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SBL e-journal

Uri Gabbay

(

2017

)

.

The Genre of Lamentations

.

TheTorah.com

.

https://thetorah.com/article/the-genre-of-lamentations

APA e-journal

Uri Gabbay

,

,

,

"

The Genre of Lamentations

"

TheTorah.com

(

2017

)

.

https://thetorah.com/article/the-genre-of-lamentations

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Series

Symposium

The Genre of Lamentations

In the ancient Near East, laments were written to mourn past destructions or to prevent future destructions. With which type of lament were the authors of Lamentations familiar?

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The Genre of Lamentations

The opening of Lamentations. Wikimedia

That city which has been pillaged! Oh, its children! … Its children! Its adults! Its children which had been tenderly cared for! Its adults who had traversed the roads! That destroyed city which had been carried off from me! That destroyed house which has been carried off from me! That city whose destruction has been ordered! That city, the killing of whose people has been ordered!

This passage could be mistakenly attributed to the biblical book of Lamentations. But it is not from there. It is the opening of a much older lament, known from cuneiform tablets from Mesopotamia, written in the Sumerian language and dating to approximately the eighteenth century BCE.[1]

There were two main groups of Sumerian laments in ancient Mesopotamia: city laments and cultic laments.

1. City Laments

That which modern scholars typically call “city laments” or “literary laments” are comprised of five compositions lamenting the cities of Ur, Uruk, Nippur, Eridu, and the entire land of Sumer and its capital Ur. They refer to the historical destruction of the third dynasty of the city of Ur that ruled the entire southern Mesopotamia and beyond in the twenty-first century BCE.

Most of these laments were composed between a few years to over a century after this catastrophic destruction which occurred a few years before 2000 BCE. They are known from dozens of copies, many of them made by students studying Sumerian literature in the scribal schools of southern Mesopotamia, dating approximately to the eighteenth century BCE.

2. Cultic Laments

But there is another group of Sumerian laments which is contemporaneous with the book of Lamentations. This group is often referred to in modern scholarship as “cultic laments.” Unlike the five literary “city laments,” known only from ca. eighteenth century BCE, and almost exclusively from copies belonging to scribal schools, over one hundred cultic laments are known from various cities of Mesopotamia in over 1500 copies from approximately 2000 BCE until the first century BCE, just before the end of cuneiform writing (approximately first century CE).

Only a very small percentage of these laments are scribal exercises—the vast majority were written for cultic performance at temples. These “cultic laments” were not part of memorial rituals, but were recited in the regular temple cult during daily, monthly, and annual rituals, as well as in non-calendrical occasions, such as rituals for the restoration of the temple or a cult image within it.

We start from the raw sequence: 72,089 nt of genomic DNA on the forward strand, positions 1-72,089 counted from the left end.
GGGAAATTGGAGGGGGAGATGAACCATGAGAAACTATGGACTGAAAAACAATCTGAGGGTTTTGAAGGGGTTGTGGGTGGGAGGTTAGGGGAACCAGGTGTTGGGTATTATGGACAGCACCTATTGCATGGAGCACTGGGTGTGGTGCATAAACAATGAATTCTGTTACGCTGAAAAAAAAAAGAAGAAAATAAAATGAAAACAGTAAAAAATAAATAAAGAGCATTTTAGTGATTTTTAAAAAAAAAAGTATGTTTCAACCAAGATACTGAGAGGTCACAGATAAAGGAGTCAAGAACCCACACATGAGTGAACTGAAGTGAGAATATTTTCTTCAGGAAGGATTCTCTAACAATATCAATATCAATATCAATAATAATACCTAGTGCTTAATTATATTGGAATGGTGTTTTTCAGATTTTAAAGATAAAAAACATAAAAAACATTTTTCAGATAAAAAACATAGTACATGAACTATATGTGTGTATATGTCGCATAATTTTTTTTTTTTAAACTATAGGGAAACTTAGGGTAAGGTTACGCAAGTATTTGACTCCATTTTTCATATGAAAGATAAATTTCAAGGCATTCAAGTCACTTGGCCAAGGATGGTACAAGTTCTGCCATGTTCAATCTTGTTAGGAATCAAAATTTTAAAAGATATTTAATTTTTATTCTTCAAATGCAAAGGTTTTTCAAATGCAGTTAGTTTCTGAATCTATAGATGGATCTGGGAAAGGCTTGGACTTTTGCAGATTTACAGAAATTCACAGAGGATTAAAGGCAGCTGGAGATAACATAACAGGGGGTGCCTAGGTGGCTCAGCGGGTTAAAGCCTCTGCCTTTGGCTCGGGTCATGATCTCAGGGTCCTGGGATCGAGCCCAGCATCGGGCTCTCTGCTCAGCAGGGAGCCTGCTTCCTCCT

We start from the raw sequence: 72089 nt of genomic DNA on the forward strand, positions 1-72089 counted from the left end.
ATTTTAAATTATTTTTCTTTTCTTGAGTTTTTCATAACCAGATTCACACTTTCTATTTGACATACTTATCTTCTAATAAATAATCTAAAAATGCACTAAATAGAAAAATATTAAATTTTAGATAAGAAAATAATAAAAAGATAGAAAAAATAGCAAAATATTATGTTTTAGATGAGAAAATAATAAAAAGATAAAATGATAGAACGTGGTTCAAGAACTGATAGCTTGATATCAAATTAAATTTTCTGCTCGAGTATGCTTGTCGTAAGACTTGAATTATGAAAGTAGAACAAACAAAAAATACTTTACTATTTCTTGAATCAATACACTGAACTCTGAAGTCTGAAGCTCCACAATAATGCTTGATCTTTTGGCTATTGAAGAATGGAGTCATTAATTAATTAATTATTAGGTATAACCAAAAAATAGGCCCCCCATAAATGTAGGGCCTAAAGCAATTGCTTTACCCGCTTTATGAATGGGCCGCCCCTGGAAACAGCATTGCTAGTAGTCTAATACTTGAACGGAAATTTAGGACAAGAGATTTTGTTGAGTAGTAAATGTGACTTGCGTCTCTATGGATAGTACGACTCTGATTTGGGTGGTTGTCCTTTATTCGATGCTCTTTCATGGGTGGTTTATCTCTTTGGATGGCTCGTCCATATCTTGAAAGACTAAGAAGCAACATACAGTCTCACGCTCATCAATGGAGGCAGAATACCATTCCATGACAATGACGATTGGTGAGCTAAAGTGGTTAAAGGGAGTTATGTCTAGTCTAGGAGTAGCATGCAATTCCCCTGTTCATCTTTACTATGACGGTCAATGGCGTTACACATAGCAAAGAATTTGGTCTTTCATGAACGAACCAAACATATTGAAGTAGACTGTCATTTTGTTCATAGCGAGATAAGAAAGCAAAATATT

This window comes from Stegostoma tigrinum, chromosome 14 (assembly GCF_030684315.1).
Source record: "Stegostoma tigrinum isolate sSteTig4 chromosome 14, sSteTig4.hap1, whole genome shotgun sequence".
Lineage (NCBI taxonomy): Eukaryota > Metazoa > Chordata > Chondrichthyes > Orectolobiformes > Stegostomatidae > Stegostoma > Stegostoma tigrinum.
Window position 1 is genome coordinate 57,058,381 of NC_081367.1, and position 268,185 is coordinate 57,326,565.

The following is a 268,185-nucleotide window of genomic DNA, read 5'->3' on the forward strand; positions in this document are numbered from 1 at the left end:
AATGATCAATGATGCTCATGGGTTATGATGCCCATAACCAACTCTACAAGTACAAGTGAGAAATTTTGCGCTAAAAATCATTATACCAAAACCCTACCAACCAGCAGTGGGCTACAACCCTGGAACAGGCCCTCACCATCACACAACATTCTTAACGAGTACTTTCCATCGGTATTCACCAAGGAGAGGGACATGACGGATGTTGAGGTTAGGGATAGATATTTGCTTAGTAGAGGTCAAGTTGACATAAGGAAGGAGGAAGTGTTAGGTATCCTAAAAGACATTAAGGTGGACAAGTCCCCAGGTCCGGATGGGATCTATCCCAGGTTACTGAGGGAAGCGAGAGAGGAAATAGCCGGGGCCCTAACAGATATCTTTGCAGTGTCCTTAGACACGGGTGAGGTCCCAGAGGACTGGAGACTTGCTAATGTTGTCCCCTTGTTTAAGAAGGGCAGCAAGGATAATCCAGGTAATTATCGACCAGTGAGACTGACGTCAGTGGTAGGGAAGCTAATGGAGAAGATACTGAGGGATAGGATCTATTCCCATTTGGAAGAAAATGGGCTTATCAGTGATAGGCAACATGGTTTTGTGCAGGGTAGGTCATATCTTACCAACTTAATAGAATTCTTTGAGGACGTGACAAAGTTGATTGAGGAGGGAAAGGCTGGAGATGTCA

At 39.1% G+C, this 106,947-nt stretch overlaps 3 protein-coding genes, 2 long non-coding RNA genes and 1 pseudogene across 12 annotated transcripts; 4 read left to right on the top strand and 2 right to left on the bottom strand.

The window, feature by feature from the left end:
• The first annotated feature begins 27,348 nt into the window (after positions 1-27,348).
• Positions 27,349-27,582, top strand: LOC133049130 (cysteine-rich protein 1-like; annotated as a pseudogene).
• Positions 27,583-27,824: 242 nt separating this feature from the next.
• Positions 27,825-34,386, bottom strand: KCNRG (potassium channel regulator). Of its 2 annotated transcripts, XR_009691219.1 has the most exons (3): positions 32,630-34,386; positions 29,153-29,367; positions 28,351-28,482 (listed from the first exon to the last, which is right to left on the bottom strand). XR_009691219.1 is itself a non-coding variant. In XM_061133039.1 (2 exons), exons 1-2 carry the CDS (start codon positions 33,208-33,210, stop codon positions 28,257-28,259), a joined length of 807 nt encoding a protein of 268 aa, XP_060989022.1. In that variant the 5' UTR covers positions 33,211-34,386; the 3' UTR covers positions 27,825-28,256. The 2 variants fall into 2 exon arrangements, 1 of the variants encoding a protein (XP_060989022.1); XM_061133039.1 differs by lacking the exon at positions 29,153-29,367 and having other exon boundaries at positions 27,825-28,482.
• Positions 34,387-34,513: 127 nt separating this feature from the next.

For example, the cultic lament “That city that has been pillaged,” whose opening lines opened this essay, was performed at an annual celebration at the city of Mari in the eighteenth century BCE; another text, probably dating to the third century BCE, prescribes the performance of this cultic lament in the temple of Uruk on the second day of each month.

Similarities between City and Cultic Laments and Lamentations

There are remarkable similarities between the Sumerian literary city laments, the Sumerian cultic laments, and the biblical book of Lamentations, showing that all three types of text participate in the same genre.[2] For example:

Personified Female Figure – The city is personified as a mourning female figure.

Ur lament,
(ln 80-81)

The faithful woman, the lady, grieving for her city, the goddess Ningal, not resting on account of her land

Cultic lament:
She of the destroyed city

She of the destroyed city cries out “Oh, my city!,” … the goddess Inana, she of the destroyed city, cries out “Oh, my city!”

Lamentations
1:1-2

She that was great among nations is become like a widow… Bitterly she weeps in the night, her cheek wet with tears.[3]

How? – The rhetorical question “how” about the results of the destruction:

Ur Lament
(ln. 331)

O lady, how did your heart change?

Cultic lament:
Sighs in the night

How can I say to my city “you are not my city”?

Lamentations
1:1

How can the city sit solitary?[4]

Wrathful God(s) Sending Enemies – The theological perception of the destruction is portrayed as the wrathful god(s) abandoning his temple and city, conceiving and commanding their destruction, which is executed by the enemy who acts according to the divine plan.

Ur Lament
(ln. 4, 162-4)

The god Enlil has abandoned the shrine in the city of Nippur… The utter destruction of my city they [= the gods An and Enlil] ordered, the utter destruction of Ur they ordered, that its people be killed they decreed its destiny.

Cultic lament:
Sighs in the Night

That enemy has laid his hands on it [= the sanctuary] … Oh, lady [= the city goddess], how could you have destroyed your dwellings … how could you yourself have defiled it [= the sanctuary]? How could you have handed it over to the enemy yourself? “I myself did not defile it! My father defiled it! The lord, the great god An defiled it!”[5]